Out of the 15 factors, businesses that faced an obstacle for 13 of those factors had lower labour productivity compared to their counterparts that did not face an obstacle. The differences are especially stark for access to finance, labour regulations, tax rates and transport. Of course, Figure 2 simply displays correlations, and one needs to be careful before drawing causal inferences. For example, businesses that have lower labour productivity could be located in regions that have less reliable power supply. Nevertheless, a clear negative correlation between labour productivity and severity of obstacle for a wide range of factors is indicative of something deeper: it is likely that some, if not all of these obstacles, could be limiting the ability of businesses to hire more productive workers.
3) Labour productivity matters for wages
Why should policymakers care? Because, at the end of the day, labour productivity is intimately tied to wages. Intuitively, a more productive worker is more attractive than a less productive one. This results in higher demand for the former, ultimately pushing up their wage. This fact is borne out in Figure 3 which plots average annual wages paid by businesses against their labour productivity. It is clear from the figure that businesses with a more productive workforce also pay higher wages. In the aftermath of the Covid-19 pandemic, easing the financial constraints of MSMEs was the top policy priority, and rightly so. From a medium- to long-term perspective, however, help offered to the MSMEs must extend beyond finance.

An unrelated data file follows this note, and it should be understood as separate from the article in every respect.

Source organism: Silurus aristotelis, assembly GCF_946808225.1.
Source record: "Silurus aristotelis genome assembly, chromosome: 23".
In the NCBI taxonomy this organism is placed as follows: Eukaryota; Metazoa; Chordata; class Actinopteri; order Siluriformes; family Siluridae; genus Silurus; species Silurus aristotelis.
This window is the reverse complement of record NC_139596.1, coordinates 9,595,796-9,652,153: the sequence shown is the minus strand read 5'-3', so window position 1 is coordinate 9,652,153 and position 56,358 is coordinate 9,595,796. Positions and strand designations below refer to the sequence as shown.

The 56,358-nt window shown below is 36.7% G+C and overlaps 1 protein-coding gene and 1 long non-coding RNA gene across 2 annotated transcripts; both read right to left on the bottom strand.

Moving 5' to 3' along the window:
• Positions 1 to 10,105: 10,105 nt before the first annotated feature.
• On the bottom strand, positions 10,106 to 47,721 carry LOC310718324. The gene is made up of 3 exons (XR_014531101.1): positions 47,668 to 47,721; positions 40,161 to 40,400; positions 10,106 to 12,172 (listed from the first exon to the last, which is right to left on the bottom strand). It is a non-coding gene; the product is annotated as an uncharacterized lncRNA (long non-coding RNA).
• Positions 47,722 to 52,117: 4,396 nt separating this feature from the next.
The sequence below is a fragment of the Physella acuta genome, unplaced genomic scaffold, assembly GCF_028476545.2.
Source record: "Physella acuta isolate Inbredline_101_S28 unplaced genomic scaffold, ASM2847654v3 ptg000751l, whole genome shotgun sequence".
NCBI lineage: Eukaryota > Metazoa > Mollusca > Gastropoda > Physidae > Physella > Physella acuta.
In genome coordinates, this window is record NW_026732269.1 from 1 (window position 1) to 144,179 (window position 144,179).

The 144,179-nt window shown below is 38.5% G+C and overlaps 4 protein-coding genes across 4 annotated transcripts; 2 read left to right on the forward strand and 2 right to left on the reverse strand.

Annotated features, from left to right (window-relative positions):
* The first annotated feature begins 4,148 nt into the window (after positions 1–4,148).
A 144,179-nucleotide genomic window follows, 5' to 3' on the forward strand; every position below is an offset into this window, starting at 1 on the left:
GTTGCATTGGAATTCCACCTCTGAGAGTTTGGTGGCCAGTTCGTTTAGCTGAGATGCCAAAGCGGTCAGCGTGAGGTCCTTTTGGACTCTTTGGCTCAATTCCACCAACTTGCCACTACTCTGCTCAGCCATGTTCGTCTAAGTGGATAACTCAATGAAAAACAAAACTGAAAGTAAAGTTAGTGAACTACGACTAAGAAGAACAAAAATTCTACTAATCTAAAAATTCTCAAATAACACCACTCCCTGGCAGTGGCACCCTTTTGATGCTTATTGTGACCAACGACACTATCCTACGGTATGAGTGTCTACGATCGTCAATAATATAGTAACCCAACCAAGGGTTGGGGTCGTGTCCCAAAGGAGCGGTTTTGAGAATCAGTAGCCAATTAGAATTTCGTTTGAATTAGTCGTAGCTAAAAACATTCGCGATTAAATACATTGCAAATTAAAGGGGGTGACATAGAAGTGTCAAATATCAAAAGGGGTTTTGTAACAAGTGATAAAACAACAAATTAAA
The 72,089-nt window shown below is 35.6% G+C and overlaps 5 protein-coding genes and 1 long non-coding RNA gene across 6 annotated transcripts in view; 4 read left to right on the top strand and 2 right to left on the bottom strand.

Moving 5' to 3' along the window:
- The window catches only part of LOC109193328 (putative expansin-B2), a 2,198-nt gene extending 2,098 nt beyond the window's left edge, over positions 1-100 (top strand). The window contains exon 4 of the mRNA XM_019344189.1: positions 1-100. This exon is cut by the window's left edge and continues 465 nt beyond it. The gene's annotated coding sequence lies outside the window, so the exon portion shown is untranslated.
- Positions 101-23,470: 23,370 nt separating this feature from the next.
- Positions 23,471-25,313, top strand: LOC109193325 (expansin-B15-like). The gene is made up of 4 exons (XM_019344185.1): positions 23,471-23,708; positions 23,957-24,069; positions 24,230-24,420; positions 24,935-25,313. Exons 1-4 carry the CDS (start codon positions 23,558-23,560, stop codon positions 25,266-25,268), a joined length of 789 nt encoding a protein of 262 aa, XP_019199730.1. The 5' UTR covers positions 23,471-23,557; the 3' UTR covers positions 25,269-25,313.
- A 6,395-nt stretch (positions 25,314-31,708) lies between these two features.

MSMEs employ about 110 million workers and contribute to about 40% of exports (MSME census, 2006-07), and have a huge role to play in creating quality jobs, improving export competitiveness, and increasing aggregate productivity. To achieve these, policies should also focus on delivering critical infrastructure (electricity access, transportation, land), easing bureaucratic hurdles (courts, tax administration), and liberalising business-related policies (trade and customs, labour regulations, friendly and simplified tax rates). One popular approach for holistically achieving these is through the setting up of place-based policies that have been successful in the US, European Union, and China.
In India, evidence is limited, but some policies have had positive impact, for example, the 1994 tax exemption for backward districts , and the 2003 tax exemptions and capital subsidies for firms in Uttarakhand and Himachal Pradesh. The need of the hour is to design a focused policy in this regard that majorly overhauls the current Special Economic Zones (SEZ) framework (SEZ act, 2005) using learnings from the successes and failures from other countries, and our own past. The upcoming budget is a timely opportunity to think about these structural changes in initiating a transformation.
(The authors are faculty members at the Indian Institute of Management, Bangalore).